Tuesday, May 28, 2024

My Interview with Paul Anka: Famed Performer Has a Second “Lost” Michael Jackson Song


Paul Anka got 50% of his own song, the one he wrote and recorded with Michael Jackson in 1983 but was released this week. He says he also got the promise of another song he wrote and recorded with the dead pop star to be included on a forthcoming album of previously unreleased material. That song is called “Love Never Felt So Good.”

But honestly, being a victim of theft never felt so good as Anka ‘ a songwriting and performing superstar for five decades ‘ cleaned up yesterday. He told me he got 50% of all the mechanical and publishing royalties to “This Is It” plus some points still being negotiated.

He’s not mad. But he does tell the story of how this happened. “Michael and I were recording two duets for my album in 1982 in Las Vegas. This was before “Thriller.” “I Never Heard” was one of them. Later when we were supposed to meet at the recording studio in Los Angeles, Michael didn’t show. The tapes were gone. The engineer told me Michael took them.”

Anka ‘ furious ‘ appealed to Jackson’s lawyer at the time, who was also his lawyer. Jackson eventually turned over the tapes, which belonged to Anka. “But he must have made copies,” Anka told me. “He took his copy and re-recorded the vocal, erasing mine. And that became ‘This Is It.’”

Anka ran into Jackson once at a lawyer’s office years after the incident, but they didn’t discuss what happened. It was always a sore spot for Anka, who eventually forgot about it. He got a minor hit out of the song in 1991 with singer Sa-Fire. Both “I Never Heard” and “Love Never Felt So Good” were registered at BMI under both their names.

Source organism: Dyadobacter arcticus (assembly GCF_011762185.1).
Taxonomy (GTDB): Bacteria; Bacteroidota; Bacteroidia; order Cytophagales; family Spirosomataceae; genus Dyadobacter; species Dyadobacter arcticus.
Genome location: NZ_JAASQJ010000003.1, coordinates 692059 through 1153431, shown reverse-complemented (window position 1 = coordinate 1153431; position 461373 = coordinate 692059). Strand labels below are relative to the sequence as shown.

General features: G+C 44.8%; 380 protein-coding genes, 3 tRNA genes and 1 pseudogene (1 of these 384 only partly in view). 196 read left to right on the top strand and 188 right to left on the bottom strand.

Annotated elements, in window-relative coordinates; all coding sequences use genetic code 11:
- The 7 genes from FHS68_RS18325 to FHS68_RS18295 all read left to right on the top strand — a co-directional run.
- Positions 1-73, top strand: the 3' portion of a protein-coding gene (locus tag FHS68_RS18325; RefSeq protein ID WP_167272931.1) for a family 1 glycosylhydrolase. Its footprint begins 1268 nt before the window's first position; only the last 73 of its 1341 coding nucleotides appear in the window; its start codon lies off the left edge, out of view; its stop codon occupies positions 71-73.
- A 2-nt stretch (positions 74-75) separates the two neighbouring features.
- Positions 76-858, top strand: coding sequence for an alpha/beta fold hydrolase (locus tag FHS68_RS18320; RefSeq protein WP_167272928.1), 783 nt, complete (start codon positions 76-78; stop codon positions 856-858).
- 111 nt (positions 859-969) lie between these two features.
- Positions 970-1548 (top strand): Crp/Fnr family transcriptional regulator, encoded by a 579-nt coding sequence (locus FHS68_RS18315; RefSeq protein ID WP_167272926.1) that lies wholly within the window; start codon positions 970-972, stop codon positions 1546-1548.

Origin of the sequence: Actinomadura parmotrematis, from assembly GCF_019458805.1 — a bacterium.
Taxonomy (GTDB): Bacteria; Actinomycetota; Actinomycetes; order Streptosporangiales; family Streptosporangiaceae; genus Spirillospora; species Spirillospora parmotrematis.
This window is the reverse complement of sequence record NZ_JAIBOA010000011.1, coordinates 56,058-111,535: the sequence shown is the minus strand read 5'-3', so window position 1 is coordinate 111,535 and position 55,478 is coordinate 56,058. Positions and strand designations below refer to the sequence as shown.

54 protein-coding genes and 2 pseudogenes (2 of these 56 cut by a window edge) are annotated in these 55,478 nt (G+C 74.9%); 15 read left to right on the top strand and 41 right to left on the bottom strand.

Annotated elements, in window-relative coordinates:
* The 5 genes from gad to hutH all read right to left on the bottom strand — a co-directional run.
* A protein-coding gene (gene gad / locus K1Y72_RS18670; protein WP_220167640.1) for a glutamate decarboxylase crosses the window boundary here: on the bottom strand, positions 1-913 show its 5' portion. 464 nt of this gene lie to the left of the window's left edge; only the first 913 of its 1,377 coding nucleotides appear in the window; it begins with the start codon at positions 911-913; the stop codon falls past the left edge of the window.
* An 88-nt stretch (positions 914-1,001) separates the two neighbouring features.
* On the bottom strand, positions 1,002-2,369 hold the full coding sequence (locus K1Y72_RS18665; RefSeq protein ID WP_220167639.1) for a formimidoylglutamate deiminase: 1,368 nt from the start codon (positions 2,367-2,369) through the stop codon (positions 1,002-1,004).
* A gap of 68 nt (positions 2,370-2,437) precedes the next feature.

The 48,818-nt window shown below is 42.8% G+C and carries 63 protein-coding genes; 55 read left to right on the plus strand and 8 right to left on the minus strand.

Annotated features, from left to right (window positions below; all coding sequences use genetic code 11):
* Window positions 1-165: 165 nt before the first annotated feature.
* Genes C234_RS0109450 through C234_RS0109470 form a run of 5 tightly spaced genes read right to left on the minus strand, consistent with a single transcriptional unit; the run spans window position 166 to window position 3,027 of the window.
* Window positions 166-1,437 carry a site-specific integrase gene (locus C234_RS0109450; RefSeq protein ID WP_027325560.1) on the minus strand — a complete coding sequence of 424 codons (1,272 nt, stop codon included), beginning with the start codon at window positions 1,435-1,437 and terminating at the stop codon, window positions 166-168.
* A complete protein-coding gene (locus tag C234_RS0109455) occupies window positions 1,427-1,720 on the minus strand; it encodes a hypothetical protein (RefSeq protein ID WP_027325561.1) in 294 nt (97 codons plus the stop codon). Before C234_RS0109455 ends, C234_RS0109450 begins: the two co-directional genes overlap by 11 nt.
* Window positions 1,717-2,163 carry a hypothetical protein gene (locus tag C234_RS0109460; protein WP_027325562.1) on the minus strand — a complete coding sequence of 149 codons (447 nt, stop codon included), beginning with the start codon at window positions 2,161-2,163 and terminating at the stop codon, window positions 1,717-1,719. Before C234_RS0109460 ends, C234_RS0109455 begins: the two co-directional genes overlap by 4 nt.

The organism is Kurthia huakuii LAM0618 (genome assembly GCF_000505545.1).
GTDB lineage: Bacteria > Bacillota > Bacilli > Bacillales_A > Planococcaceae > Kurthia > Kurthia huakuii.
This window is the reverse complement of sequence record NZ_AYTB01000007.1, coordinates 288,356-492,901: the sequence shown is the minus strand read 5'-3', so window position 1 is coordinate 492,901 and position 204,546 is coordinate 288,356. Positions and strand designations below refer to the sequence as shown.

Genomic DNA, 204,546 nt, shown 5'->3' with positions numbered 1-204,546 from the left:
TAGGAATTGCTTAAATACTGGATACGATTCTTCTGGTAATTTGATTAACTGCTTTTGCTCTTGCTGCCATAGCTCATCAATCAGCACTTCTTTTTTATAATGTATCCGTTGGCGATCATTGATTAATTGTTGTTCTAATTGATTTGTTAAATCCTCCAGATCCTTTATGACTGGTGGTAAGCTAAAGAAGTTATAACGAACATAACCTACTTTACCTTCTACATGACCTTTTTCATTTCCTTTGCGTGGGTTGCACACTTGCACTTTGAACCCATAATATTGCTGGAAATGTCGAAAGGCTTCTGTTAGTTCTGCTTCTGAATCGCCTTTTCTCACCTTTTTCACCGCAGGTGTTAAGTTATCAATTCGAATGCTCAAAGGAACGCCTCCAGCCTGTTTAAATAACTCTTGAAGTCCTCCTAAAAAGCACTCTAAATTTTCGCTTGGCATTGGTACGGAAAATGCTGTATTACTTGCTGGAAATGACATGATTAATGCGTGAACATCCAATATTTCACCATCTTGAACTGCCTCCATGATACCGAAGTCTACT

“When the calls started coming in on Monday, I didn’t know what was going on,” Anka told me. He figured it out quickly. The Jackson executors were quick to fix the situation. “They didn’t know how it happened. No one there is to blame.”

Who is to blame? Michael Jackson. In death he’s just as much trouble as he is in life. This was an example of his basic dishonesty. He was not a great songwriter and often took credit for material that wasn’t his. “He was more of a riff writer than a melodist,” said Anka, whose hits include Frank Sinatra’s “My Way” and the theme music to the Johnny Carson “Tonight” Show.

“And then John McClain” ‘ one of Jackson’s executors ‘ called me up after this happened and said, the other best song in the box of tapes I found is called “Love Never Felt So Good,” Anka told me. “I told him, that’s mine, too.”

So that is it, and I’m sure Michael Jackson’s legions of fans will be upset to hear this or dispute it. But the story of this single should not interfere with the “This Is It” movie or much else. (Ridiculously, Jackson received nominations from the second-rate American Music Awards yesterday.) Rather, it speaks to Jackson. It also recalls an incident in 2001 when he “stole” the finished tapes for his “Invincible” album and refused to return them until Sony procured him a part in “Men in Black 2.” That’s the real Michael Jackson, whether he was murdered or not.

Maybe “This Is It,” the single, is jinxed. McClain actually had Michael’s brothers Jackie, Marlon and Tito add backup vocals to it. (It’s unclear whether Jermaine ever showed up.) The only thing Michael would have wanted less was his father in charge of his estate or children. So maybe “This Is It” is just being haunted.

Roger Friedman
Roger Friedmanhttps://www.showbiz411.com
Roger Friedman began his Showbiz411 column in April 2009 after 10 years with Fox News, where he created the Fox411 column. His movie reviews are carried by Rotten Tomatoes, and he is a member of both the movie and TV branches of the Critics Choice Awards. His articles have appeared in dozens of publications over the years including New York Magazine, where he wrote the Intelligencer column in the mid 90s and covered the OJ Simpson trial, and Fox News (when it wasn't so crazy) where he covered Michael Jackson. He is also the writer and co-producer of "Only the Strong Survive," a selection of the Cannes, Sundance, and Telluride Film festivals, directed by DA Pennebaker and Chris Hegedus.

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